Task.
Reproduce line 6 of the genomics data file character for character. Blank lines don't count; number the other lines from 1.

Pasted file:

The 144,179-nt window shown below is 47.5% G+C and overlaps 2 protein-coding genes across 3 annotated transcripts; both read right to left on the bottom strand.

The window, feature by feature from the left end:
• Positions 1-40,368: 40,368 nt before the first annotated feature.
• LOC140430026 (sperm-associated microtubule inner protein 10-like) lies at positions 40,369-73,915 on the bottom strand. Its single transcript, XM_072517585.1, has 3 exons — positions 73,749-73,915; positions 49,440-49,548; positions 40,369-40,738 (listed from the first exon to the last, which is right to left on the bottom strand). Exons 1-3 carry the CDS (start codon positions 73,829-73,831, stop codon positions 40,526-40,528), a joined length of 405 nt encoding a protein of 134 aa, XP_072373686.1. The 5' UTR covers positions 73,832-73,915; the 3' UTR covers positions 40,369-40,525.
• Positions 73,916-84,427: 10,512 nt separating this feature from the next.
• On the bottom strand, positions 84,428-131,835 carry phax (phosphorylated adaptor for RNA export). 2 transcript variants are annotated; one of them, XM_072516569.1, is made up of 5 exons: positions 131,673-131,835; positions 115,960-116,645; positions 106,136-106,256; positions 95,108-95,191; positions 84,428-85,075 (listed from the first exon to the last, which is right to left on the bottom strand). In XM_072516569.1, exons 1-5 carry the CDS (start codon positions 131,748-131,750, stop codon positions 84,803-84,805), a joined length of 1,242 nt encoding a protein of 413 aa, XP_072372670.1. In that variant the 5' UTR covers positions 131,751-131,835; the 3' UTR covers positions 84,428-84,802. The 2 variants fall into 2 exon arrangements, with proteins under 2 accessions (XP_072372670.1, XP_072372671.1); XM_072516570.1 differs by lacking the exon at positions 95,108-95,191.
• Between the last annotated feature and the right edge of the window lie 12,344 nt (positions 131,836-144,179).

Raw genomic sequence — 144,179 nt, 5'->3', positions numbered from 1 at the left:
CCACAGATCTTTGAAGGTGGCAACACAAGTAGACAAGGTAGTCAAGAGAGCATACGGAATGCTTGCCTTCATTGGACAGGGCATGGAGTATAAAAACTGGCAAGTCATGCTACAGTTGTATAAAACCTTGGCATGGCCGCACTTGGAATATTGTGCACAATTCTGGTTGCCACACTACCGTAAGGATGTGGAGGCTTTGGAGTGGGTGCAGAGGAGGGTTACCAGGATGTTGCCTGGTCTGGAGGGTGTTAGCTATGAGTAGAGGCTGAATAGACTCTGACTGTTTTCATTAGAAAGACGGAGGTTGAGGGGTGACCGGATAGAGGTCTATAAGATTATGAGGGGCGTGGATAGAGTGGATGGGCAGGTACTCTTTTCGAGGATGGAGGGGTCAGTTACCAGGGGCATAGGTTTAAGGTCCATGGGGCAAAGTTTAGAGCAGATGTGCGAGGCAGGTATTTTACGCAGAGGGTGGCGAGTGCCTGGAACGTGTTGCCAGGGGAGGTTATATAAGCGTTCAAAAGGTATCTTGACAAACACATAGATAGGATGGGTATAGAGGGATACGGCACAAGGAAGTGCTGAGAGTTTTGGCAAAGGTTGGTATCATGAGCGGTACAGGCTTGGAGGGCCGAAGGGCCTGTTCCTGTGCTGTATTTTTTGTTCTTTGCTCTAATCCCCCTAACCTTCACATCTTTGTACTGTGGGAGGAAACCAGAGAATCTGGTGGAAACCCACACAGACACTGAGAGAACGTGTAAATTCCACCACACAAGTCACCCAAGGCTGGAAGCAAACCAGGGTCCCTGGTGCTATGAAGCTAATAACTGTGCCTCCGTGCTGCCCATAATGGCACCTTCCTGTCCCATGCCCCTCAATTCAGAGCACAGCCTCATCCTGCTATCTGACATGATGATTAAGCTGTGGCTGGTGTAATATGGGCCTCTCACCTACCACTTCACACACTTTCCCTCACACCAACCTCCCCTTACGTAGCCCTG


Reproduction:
• On the bottom strand, positions 84,428-131,835 carry phax (phosphorylated adaptor for RNA export). 2 transcript variants are annotated; one of them, XM_072516569.1, is made up of 5 exons: positions 131,673-131,835; positions 115,960-116,645; positions 106,136-106,256; positions 95,108-95,191; positions 84,428-85,075 (listed from the first exon to the last, which is right to left on the bottom strand). In XM_072516569.1, exons 1-5 carry the CDS (start codon positions 131,748-131,750, stop codon positions 84,803-84,805), a joined length of 1,242 nt encoding a protein of 413 aa, XP_072372670.1. In that variant the 5' UTR covers positions 131,751-131,835; the 3' UTR covers positions 84,428-84,802. The 2 variants fall into 2 exon arrangements, with proteins under 2 accessions (XP_072372670.1, XP_072372671.1); XM_072516570.1 differs by lacking the exon at positions 95,108-95,191.